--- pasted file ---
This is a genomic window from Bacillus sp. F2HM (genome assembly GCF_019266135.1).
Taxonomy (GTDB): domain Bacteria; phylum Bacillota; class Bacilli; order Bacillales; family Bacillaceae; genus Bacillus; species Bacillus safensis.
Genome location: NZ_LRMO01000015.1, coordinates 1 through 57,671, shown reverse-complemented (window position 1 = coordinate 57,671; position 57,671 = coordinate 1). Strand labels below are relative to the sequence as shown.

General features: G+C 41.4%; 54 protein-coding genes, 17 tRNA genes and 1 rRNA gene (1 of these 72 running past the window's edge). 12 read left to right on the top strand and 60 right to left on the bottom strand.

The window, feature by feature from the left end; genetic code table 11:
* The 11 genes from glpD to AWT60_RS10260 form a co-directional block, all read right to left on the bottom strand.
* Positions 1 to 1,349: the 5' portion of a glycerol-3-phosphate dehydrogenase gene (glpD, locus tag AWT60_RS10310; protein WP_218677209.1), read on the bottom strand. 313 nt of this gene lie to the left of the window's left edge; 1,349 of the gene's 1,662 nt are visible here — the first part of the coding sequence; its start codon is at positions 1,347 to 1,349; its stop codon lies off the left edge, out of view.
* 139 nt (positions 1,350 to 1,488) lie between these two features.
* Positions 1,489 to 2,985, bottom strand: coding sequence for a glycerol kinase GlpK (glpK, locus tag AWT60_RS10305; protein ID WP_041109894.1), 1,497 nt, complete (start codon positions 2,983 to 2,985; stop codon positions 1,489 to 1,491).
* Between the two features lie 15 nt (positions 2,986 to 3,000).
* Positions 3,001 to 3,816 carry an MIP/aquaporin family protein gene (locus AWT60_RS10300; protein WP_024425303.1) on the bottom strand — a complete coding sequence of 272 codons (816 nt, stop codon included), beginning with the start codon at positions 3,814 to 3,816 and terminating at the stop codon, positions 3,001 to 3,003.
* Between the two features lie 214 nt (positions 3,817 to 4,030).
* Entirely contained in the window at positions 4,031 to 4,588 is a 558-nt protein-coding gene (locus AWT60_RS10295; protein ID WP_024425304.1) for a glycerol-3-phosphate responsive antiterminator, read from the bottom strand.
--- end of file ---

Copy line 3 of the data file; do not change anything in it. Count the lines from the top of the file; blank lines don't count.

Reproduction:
Genome location: NZ_LRMO01000015.1, coordinates 1 through 57,671, shown reverse-complemented (window position 1 = coordinate 57,671; position 57,671 = coordinate 1). Strand labels below are relative to the sequence as shown.